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Intensity of polarization vector of a plate capacitor

  1. Jun 24, 2015 #1
    1. The problem statement, all variables and given/known data
    Plate capacitor with distance between plates 'd=4mm' is fully filled with homogeneous linear dielectric. Capacitor is connected to the source of DC voltage, first stationary state is established, then the capacitor is separated from DC voltage source. After that, dielectric is fully eliminated from capacitor and new stationary state is established. Difference between voltage in second and first stationary state is '(delta)U=144V'. Calculate intensity of polarization vector 'P' of a dielectric in the first stationary state (capacitor is separated from DC voltage source, and dielectric is not eliminated).

    2. Relevant equations
    ((integral)DdS)=Q
    D=e0E+P
    (delta)U=U2-U1

    3. The attempt at a solution
    Law of conservation of charge is valid, so Q=const.
    In the first stationary state, we have a plate capacitor with dielectric, so we use Gauss law for dielectrics:
    ((integral)DdS)=Q
    D=Q/S=e0E+P (1)
    In the second stationary state, we have a plate capacitor without dielectric (vacuum), so we use Gauss law for vacuum:
    ((integral)EdS)=Q/e0
    e0E=Q/S (2)
    Combining (1) and (2) gives
    P=e0(E0-E)=e0*(delta)U/d
    I get the intensity of polarization vector P=318.6 nC/m2
    What puzzles me is that we need to find intensity of polarization vector in the FIRST stationary state, so we need to find voltage U1 in that state? Also, is there intensity of polarization vector if there are no dielectrics?

    Thanks.
     
  2. jcsd
  3. Jun 24, 2015 #2

    Simon Bridge

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    ... there is no polarization without a dielectric to be polarized.
    You do not need to know U1, as you discovered, because you know the difference in voltage between the states, but you can calculate it if you like.
     
  4. Jun 25, 2015 #3
    Could you please tell if intensity of polarization vector in the first stationary state is

    P=-e0*U1/d

    or

    P=e0*(delta)U/d

    Which result is correct and why? Also, how to calculate U1?
    If P=P1+P2, P2=0 because there is no dielectric, right?
     
    Last edited: Jun 25, 2015
  5. Jun 25, 2015 #4

    rude man

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    I will rush in where angels fear to read and state that the problem is unsolvable.
    EDIT: solvable!
    Hint: D = ε0E1 + P = ε0E2
    You know E2 - E1 from knowing V2 - V1.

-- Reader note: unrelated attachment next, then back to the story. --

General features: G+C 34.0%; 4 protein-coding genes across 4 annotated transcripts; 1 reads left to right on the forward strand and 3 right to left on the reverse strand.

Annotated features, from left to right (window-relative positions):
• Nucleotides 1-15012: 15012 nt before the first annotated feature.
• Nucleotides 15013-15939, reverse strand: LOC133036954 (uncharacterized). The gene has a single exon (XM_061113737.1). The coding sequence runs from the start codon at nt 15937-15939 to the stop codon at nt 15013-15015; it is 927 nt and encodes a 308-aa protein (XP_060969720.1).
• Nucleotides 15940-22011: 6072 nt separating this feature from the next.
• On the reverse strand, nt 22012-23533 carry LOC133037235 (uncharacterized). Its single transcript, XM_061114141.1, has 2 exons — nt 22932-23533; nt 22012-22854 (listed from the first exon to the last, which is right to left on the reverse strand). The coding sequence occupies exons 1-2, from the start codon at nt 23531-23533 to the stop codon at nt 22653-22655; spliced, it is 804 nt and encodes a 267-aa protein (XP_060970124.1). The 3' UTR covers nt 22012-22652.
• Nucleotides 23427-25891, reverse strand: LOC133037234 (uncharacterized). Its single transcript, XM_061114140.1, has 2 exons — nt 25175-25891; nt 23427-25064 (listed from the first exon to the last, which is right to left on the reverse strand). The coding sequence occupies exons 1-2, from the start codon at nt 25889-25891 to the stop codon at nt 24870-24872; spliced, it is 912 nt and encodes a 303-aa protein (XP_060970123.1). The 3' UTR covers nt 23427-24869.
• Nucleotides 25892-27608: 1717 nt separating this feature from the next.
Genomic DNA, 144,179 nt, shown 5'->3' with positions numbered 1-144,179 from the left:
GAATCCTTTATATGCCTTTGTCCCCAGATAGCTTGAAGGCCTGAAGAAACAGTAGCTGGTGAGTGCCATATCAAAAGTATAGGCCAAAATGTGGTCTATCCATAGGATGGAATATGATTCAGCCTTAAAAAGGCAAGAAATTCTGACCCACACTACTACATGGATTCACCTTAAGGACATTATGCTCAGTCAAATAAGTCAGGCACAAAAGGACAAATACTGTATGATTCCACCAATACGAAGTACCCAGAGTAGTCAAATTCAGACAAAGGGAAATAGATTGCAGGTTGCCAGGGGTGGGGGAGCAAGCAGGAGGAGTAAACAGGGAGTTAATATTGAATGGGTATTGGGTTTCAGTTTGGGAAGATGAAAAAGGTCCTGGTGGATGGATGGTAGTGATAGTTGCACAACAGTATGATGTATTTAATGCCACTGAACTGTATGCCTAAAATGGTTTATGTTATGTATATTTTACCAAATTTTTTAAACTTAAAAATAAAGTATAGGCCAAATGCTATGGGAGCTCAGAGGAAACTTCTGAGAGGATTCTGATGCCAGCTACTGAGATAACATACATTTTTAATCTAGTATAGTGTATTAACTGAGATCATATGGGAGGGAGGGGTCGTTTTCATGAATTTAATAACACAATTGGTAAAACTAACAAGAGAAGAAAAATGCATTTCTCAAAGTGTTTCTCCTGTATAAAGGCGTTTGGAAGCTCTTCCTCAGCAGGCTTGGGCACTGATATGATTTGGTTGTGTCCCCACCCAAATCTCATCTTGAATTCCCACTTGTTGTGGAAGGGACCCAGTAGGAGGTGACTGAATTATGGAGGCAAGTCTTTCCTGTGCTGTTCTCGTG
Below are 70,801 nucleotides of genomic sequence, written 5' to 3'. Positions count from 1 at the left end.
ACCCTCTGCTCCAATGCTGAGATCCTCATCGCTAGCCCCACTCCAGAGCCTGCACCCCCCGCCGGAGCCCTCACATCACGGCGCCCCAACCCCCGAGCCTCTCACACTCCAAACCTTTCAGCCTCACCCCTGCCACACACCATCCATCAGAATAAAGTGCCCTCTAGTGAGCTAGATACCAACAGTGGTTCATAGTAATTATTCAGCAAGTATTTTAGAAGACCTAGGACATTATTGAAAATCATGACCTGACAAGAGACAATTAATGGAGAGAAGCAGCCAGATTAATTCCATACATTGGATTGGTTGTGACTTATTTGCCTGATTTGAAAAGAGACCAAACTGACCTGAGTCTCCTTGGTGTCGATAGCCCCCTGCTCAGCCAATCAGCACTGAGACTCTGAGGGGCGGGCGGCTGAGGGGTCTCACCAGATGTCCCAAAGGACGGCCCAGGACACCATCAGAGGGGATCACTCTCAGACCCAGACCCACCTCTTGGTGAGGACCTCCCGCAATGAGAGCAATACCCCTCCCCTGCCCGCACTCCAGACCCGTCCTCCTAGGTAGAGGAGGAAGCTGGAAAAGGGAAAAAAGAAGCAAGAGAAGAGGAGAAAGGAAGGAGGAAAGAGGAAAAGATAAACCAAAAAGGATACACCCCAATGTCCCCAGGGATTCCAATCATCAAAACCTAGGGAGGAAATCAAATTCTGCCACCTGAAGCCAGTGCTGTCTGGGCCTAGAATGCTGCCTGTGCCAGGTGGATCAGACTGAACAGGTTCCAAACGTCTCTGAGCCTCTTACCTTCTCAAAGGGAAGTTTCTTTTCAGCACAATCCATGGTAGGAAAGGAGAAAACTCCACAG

Sorry about earlier post.
     
    Last edited: Jun 25, 2015
  6. Jun 25, 2015 #5

    Simon Bridge

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    Relationship between electric displacement and the voltage for a parallel-plate capacitor?
     
  7. Jun 26, 2015 #6
    Could you tell if P=318.6 nC/m2 is correct or not and why?
     
  8. Jun 26, 2015 #7

    rude man

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    I can tell, and it's correct! Even the units. Congrats!
     
  9. Jun 26, 2015 #8

    Simon Bridge

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    I don't normally comment on if an answer is correct or not.
    Anyway - what if I say it is wrong? How do you know I have got it right and the rude man is not wrong again?

    You are training to solve problems that nobody knows the answer to - if you get really good, you'll be solving problems nobody has even thought of yet - who will you ask then?
     
  10. Jun 27, 2015 #9

    rude man

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    Bit severe, what?

    Yes, once at work as a scientist or engineer you won't know the answers a priori. But by then you will hopefully have learned how to get them. As a student, by definition you still don't have that knowledge.

    Which is why the typical textbook has numerical or other answers to all the odd or even problems, and why instructors are there to provide answers also. And why I make it a practice, time permitting, to have a numerical answer at hand should the OP want to compare with his/hers. If the answers don't agree I don't offer a guarantee mine is right but it usually is, thank you. Textbook answers have been known to be wrong also; we had an example here not long ago. Doesn't lessen their value.

    Bottom line: don't expect perfection. We're all human.
     
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